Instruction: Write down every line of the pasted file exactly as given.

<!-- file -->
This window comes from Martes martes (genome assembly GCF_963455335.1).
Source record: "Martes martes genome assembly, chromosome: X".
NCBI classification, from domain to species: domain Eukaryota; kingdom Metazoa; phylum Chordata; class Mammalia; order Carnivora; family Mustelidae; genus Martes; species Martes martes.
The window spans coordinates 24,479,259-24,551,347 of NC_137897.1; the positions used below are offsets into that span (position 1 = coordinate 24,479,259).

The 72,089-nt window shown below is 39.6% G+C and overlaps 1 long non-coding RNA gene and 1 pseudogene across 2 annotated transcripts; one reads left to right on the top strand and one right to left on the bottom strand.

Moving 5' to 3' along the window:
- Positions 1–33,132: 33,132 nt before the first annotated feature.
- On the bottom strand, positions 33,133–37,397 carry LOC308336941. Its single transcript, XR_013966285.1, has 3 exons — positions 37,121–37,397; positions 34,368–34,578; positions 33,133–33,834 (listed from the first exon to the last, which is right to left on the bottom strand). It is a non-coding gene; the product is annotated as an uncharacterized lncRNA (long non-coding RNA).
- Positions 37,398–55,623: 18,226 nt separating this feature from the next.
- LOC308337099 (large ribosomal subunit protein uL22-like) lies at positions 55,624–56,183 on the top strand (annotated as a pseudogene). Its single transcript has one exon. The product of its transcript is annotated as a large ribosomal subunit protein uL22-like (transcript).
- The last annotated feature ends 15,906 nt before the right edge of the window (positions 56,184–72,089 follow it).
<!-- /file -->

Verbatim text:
This window comes from Martes martes (genome assembly GCF_963455335.1).
Source record: "Martes martes genome assembly, chromosome: X".
NCBI classification, from domain to species: domain Eukaryota; kingdom Metazoa; phylum Chordata; class Mammalia; order Carnivora; family Mustelidae; genus Martes; species Martes martes.
The window spans coordinates 24,479,259-24,551,347 of NC_137897.1; the positions used below are offsets into that span (position 1 = coordinate 24,479,259).

The 72,089-nt window shown below is 39.6% G+C and overlaps 1 long non-coding RNA gene and 1 pseudogene across 2 annotated transcripts; one reads left to right on the top strand and one right to left on the bottom strand.

Moving 5' to 3' along the window:
- Positions 1–33,132: 33,132 nt before the first annotated feature.
- On the bottom strand, positions 33,133–37,397 carry LOC308336941. Its single transcript, XR_013966285.1, has 3 exons — positions 37,121–37,397; positions 34,368–34,578; positions 33,133–33,834 (listed from the first exon to the last, which is right to left on the bottom strand). It is a non-coding gene; the product is annotated as an uncharacterized lncRNA (long non-coding RNA).
- Positions 37,398–55,623: 18,226 nt separating this feature from the next.
- LOC308337099 (large ribosomal subunit protein uL22-like) lies at positions 55,624–56,183 on the top strand (annotated as a pseudogene). Its single transcript has one exon. The product of its transcript is annotated as a large ribosomal subunit protein uL22-like (transcript).
- The last annotated feature ends 15,906 nt before the right edge of the window (positions 56,184–72,089 follow it).